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Posts tagged: Mexico

The Masked Crime Fighting Teams Of Guerrero, Mexico
Bernardo Loyola and Laura Woldenberg write:

On January 5 in El Potrero, a small town in the Mexican state of Guerrero, a man named Eusebio García Alvarado was kidnapped by a local criminal syndicate. Kidnappings are fairly common in Guerrero—the state, just south of Mexico City, is one of the poorest in the country and the site of some of the worst violence in the ongoing battle between the drug cartels and Mexican authorities. Guerrero’s largest city, Acapulco, is known to Americans as a tourist hot spot. It’s also currently the second most dangerous city in the world, according to a study released by a Mexican think tank in February.
Eusebio’s kidnapping, though, was exceptional. He served as the town commissioner of Rancho Nuevo and was a member of the community activist organization Union of Towns and Organizations of the State of Guerrero (UPOEG), and the brazenness the criminals showed in snatching him up pissed off his neighbors so much that they took matters into their own hands.
The day after Eusebio was abducted, hundreds of people from the nearby towns of Ayutla de los Libres and Tecoanapa decided that they could do a better job policing their communities than the local authorities. They grabbed whatever weapons they had—mostly hunting rifles and shotguns—set up checkpoints at entrances to their villages, and patrolled the roads in pickup trucks, often hiding their faces with ski masks and bandanas. Overnight, UPOEG transformed from an organization of advocates for better roads and infrastructure into a group of armed vigilantes operating without the endorsement of any branch of the government. The kidnappers released Eusebio that day, but UPOEG’s checkpoints and patrols didn’t disappear with his return. In fact, there was a groundswell of support. Five municipalities in the surrounding Costa Chica region followed suit and established their own militias. Soon, armed and masked citizens ensured that travelers and strangers weren’t allowed to enter any of their towns uninvited.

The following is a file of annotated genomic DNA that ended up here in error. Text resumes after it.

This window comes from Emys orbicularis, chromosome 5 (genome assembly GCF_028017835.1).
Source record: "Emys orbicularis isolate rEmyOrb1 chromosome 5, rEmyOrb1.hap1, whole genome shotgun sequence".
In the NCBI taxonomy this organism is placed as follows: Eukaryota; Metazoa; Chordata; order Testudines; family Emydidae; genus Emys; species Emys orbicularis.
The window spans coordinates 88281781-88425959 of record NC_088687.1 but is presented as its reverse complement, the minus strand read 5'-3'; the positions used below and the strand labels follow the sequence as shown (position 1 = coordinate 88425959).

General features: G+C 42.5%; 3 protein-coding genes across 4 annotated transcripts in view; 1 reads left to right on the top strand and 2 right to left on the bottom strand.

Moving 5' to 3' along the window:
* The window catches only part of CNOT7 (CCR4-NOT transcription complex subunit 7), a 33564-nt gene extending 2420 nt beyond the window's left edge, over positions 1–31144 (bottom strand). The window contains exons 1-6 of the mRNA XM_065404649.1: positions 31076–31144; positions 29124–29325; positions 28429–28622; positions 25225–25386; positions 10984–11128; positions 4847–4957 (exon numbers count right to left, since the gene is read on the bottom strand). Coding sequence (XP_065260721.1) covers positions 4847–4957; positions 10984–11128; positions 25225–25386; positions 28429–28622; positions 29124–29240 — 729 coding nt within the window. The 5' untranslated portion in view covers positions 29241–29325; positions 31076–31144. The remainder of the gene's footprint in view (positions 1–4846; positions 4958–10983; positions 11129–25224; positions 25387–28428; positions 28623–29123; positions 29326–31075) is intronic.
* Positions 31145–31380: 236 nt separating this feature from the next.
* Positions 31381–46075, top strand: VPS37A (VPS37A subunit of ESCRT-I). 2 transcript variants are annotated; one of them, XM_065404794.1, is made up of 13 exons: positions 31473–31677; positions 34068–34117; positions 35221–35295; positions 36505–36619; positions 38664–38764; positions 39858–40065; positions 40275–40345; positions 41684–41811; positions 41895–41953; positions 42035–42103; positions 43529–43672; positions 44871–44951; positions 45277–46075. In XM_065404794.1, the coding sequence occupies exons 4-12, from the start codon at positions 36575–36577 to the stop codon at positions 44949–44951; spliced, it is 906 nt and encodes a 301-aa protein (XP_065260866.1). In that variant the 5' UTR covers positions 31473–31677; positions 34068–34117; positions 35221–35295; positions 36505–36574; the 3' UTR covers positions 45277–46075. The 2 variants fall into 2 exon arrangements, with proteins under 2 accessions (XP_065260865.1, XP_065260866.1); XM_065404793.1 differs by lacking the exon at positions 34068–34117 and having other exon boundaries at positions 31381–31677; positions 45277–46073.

These militias captured 54 people whom they alleged to be involved in organized crime (including two minors and four women), imprisoning them inside a house that became an improvised jail. On January 31, the communities gathered on an outdoor basketball court in the village of El Meson to publicly try their detainees. The charges ran the gamut from kidnapping, extortion, drug trafficking, and homicide to smoking weed. More than 500 people attended, and the trial was covered by media outlets all over the world.

Full Story: Vice: The Warrior State: The People Of Guerrero, Mexico, Have Taken Justice Into Their Own Hands

(Thanks Trevor)

The Masked Crime Fighting Teams Of Guerrero, Mexico

Bernardo Loyola and Laura Woldenberg write: